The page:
The NFL preseason games are finally complete, and teams are cutting players left and right to hit that 53-man roster. But before putting the preseason completely in the rearview mirror, we give SI's writers a chance to clear out their notebooks from their training camp travels and give observations that were still lingering on the pages or any nuggets of wisdom they deemed worth sharing a few days out from the 2015 NFL kickoff game.
SPARTANBURG, S.C.—It's Aug. 5, and a midmorning cloud cover is keeping the temps, mercifully, under 90. I’m here at Panthers camp to talk to WR Kelvin Benjamin, who drops one slant but is otherwise dominant—for naught. Two weeks in, an ACL tear will end his season. Three times I see a tall wideout elevating to pluck a jump ball from Carolina’s corners—but it’s not Benjamin. I’m seeing Devin Funchess, the 6’5”, 235-pound rookie out of Michigan, who’s going to inherit a lot of the targets that would’ve gone to KB. Can you say “silver lining”? —Austin Murphy
BOURBONNAIS, Ill.—Admittedly, Chicago's offense stumbled through some rough moments in camp. QB Jay Cutler talked about making steady progress, while offensive coordinator Adam Gase preached patience. The tricky transition to Gase's scheme, though, was even more noticeable when backup QBs Jimmy Clausen and David Fales were on the field—a reminder why teams are so often lost when they must turn away from their starter. If Cutler was struggling with the majority of reps and the first-team offense, just imagine the challenge before Clausen and Fales in limited time working with backups and UDFAs. —Chris Burke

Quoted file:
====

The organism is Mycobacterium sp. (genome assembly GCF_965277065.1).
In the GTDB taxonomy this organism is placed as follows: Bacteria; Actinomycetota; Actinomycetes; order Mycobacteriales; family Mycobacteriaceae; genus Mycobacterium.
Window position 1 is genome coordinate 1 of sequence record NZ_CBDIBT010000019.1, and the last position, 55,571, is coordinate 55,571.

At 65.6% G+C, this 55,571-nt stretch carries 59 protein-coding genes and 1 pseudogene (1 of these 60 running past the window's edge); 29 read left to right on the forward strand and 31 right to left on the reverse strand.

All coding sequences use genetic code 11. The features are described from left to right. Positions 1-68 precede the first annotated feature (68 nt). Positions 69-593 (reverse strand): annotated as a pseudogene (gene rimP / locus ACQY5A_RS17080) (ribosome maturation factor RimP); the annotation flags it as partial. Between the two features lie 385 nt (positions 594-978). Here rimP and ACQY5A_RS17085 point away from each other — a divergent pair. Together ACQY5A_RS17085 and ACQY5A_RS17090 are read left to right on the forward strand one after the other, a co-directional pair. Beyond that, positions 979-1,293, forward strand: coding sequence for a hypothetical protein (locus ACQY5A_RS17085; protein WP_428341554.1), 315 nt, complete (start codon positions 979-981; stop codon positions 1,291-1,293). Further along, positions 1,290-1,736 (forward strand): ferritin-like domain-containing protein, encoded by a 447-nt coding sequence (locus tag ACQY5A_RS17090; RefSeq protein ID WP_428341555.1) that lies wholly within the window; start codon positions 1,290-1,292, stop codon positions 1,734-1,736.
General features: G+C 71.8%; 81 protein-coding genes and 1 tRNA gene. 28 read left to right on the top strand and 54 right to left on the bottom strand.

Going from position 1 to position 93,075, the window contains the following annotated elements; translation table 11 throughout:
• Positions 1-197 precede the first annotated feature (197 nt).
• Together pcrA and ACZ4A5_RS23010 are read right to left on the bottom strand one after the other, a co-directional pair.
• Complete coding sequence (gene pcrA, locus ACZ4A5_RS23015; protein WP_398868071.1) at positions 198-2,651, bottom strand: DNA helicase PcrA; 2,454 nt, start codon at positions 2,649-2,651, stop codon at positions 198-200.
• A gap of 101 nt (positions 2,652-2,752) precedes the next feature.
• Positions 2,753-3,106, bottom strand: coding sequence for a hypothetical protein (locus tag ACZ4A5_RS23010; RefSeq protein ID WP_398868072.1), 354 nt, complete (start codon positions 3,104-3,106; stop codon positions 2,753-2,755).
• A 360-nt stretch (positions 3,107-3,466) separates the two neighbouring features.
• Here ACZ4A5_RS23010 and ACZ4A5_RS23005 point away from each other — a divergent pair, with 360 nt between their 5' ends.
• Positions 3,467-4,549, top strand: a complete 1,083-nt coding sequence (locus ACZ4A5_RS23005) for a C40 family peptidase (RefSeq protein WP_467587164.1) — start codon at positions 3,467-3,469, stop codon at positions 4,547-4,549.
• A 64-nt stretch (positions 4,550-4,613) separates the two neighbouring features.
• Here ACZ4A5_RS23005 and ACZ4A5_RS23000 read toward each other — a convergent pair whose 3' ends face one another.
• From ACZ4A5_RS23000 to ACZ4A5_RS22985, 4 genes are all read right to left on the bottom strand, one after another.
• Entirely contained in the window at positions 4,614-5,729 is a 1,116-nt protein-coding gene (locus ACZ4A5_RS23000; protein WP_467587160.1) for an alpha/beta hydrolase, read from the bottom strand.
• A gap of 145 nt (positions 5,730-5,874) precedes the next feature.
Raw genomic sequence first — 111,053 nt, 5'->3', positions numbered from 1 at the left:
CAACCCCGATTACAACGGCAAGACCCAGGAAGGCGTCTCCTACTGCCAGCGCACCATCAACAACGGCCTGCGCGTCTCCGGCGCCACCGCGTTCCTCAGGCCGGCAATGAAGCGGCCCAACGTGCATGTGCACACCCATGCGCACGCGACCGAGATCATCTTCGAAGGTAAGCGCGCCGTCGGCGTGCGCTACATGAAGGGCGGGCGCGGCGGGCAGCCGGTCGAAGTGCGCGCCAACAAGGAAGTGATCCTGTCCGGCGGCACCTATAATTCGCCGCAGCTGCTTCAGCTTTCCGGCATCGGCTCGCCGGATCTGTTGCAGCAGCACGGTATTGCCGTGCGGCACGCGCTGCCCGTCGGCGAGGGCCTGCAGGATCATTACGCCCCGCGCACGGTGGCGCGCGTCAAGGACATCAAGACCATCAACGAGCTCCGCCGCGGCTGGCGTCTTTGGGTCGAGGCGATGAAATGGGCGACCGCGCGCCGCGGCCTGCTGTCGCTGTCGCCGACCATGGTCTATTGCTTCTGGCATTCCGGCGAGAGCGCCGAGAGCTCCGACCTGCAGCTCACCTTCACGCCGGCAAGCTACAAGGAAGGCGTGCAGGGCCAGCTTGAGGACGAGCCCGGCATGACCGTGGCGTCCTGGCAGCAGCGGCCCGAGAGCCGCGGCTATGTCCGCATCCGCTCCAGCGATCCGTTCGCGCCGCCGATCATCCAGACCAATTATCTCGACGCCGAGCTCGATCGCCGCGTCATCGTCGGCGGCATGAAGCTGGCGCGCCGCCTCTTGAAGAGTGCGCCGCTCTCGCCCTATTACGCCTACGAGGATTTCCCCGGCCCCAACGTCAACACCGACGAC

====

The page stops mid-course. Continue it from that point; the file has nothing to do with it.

ALLEN PARK, Mich.—It was a footnote on the 2015 first-round pick swap by Detroit and Denver, but the Lions remain thrilled that they acquired OL Manny Ramirez in that deal. Cut by Detroit back in 2010 before landing in Denver, Ramirez is now the most veteran member of the offensive line. And both GM Martin Mayhew and coach Jim Caldwell already were praising his versatility before Larry Warford's preseason injury. Ramirez likely will start even if Warford is healthy, but the coaching staff is leaving open the option of using him ... well, anywhere. With a new starter at center (Travis Swanson) and questions about RT LaAdrian Waddle's health, Ramirez may see work at several spots before all is said and done. —CB